IFRC, WWF call for global action to protect nature to save lives and address climate crisis

Posted on 03 June 2022

A new report shows that nature-based solutions could reduce the intensity of climate and weather-related hazards by a staggering 26 per cent, in a world where over 3.3 billion people live in places that are highly vulnerable to climate change.
STOCKHOLM, Sweden (2 June 2022) - The study from the International Federation of Red Cross and Red Crescent Societies (IFRC) and WWF highlights how the power of nature to protect people is being overlooked.

The report, “Working with Nature to Protect People: How Nature-based Solutions Reduce Climate Change and Weather-Related Disasters” shows how nature-based solutions can reduce the likelihood of climate change and weather-related events occurring. It sets out how lives can be saved by working with nature-based solutions to prevent exposure to these hazards and support vulnerable communities in adapting to and withstanding the dangers of a warming world. For the first time, the analysis from IFRC and WWF shows that these solutions could provide developing countries with valuable protection against the economic cost of climate change, saving at least US$ 104 billion in 2030 and US$ 393 billion in 2050.
Communities in every region of the world are already experiencing worsening and increasing impacts of climate change, with vulnerable people in low resource countries the hardest hit, and women and children often the most exposed. From 2010 to 2019 alone, sudden-onset climate change and weather-related disasters killed more than 410,000 people.
Jagan Chapagain, IFRC Secretary General said: “The climate crisis is driving multiple humanitarian crises around the world. Its impact on the lives and livelihoods of millions of people is intensifying. Greening nature; restoring forests, farmlands and wetlands are some of the best and most cost-effective ways to support vulnerable communities to adapt to risks and impacts they already face. Protecting nature will protect people.”
Marco Lambertini, Director-General of WWF, said: “Let’s be clear. If we don’t urgently scale up efforts to limit the impacts of a warming world, more lives will be lost, and economies and livelihoods affected. Nature is our greatest ally and also a crucial buffer against climate change. By restoring and protecting it, we can help ecosystems build resilience and continue to provide crucial services to humanity and in particular to the more vulnerable communities.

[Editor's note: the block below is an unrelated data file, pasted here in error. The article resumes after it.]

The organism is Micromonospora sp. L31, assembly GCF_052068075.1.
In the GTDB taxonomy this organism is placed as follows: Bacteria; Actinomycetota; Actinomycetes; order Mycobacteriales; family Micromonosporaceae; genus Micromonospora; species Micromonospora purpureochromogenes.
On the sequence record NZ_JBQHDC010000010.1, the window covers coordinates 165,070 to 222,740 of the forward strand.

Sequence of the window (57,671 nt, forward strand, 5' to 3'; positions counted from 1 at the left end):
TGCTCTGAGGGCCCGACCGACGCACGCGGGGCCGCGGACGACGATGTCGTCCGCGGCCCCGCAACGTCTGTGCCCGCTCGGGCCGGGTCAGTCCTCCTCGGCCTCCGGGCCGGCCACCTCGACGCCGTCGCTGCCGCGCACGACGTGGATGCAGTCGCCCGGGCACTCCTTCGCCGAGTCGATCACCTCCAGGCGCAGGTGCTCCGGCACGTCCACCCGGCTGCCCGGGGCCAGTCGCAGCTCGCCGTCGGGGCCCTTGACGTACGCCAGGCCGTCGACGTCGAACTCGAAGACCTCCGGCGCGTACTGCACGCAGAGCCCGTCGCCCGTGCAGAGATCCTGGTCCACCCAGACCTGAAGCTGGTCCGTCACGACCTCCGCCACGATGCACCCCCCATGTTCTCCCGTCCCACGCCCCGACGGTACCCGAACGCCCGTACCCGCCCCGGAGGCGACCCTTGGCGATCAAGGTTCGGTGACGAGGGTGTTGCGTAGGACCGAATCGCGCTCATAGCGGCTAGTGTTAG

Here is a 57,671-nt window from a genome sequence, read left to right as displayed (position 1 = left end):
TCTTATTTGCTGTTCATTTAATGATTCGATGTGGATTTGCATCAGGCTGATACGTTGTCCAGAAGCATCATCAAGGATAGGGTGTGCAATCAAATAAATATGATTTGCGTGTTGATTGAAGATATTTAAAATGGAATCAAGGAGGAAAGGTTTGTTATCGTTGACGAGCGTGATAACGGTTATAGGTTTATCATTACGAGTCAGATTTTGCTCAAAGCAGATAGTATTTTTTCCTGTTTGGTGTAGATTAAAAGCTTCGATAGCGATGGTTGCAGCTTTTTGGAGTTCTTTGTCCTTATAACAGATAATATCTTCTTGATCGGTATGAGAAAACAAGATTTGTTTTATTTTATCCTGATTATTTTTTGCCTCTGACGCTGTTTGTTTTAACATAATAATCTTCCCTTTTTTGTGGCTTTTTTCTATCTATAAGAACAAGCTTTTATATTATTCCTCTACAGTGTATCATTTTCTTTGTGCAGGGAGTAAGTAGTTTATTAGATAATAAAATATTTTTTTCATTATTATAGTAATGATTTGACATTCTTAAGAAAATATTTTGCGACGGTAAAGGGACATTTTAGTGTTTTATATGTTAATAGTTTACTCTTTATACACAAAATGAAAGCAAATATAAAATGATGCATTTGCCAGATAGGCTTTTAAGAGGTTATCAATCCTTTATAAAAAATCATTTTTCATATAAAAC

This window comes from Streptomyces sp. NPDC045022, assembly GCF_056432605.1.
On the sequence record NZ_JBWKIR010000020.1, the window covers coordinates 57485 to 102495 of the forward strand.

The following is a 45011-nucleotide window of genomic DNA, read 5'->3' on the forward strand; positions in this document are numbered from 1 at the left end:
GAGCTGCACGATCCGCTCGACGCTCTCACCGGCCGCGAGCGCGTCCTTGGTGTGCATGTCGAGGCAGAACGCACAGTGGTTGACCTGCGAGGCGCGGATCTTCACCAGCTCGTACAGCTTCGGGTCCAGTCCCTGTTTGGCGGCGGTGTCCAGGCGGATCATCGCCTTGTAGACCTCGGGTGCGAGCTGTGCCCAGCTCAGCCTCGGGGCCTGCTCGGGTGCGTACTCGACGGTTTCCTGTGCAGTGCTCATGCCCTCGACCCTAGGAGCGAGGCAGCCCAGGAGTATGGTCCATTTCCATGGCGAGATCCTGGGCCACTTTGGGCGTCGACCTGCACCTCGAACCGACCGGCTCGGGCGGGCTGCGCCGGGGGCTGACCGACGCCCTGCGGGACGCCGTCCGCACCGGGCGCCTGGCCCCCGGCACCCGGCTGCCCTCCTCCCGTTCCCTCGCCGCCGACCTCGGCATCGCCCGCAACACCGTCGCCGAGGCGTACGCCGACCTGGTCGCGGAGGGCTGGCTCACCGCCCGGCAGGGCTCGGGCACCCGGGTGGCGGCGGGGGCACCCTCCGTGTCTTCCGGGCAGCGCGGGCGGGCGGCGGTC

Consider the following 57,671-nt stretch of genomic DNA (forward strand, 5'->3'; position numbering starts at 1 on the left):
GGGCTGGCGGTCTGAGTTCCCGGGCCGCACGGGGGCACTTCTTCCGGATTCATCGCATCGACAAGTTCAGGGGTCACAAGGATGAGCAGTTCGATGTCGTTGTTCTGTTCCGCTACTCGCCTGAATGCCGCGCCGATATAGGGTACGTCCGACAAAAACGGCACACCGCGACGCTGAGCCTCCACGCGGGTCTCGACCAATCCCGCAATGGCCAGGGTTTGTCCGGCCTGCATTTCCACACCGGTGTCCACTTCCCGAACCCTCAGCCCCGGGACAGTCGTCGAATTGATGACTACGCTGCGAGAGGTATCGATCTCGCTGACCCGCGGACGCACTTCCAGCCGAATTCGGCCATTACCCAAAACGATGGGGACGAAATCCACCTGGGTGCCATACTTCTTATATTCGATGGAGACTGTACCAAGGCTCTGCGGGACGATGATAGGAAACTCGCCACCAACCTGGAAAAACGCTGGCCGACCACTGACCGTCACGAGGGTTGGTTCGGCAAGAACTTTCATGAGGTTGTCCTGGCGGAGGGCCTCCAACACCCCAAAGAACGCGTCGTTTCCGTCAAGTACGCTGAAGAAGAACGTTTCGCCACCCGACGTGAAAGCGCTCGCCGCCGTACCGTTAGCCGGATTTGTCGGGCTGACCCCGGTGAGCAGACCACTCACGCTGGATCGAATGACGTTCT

“Nature-based solutions play a key role in addressing climate change, but the potential benefits of these solutions drop as the global temperature rises - which is why every moment and decision matters to cut emissions and give us the best chance to build a safer and more equitable future.”
Examples of effective nature-based solutions that address climate change include:
  • Conserving forests to restore degraded land, provide food, guard against droughts and protect communities from strong winds.
  • Restoring healthy floodplains and wetlands to reduce the impact of floods and promote sustainable agriculture to protect against droughts.
  • Restoring mangroves and coral reefs to provide a protective barrier from storms, soak up planet-warming carbon dioxide and provide food for local communities and habitats for marine life. 
WWF-Viet Nam and its partners have supported and promoted nature-based bankable projects at large scale as part of their work on climate solutions. 
In the Mekong Delta, WWF and DFCD is working with Minh Phu Seafood Corporation, Viet Nam’s largest shrimp exporter, to implement the shrimp and organic rice rotation model. Through techniques of water exchange and probiotics combination, the model accelerates natural feed and sedimentation, which has been shown to adapt to climate change, reduce disaster risk, maintain and improve natural ecosystems and improve income and livelihood. Farmers, an important actor of the model, are expected to double their shrimp production and gain more overall income from their farms, especially once they can start receiving higher premiums for organic rice. The project will initially transform 110 hectares of rice and shrimp rotation farming, however, the ambition is to scale up this solution to cover 30,000 hectares by 2028 – the level where it can create positive impacts to vulnerable communities across the delta. It is estimated that up to 200,000 hectares of the landscape could benefit from this approach. 
Nature is our greatest ally and also a crucial buffer against climate change.
© WWF-Malaysia / Mazidi Abd Ghani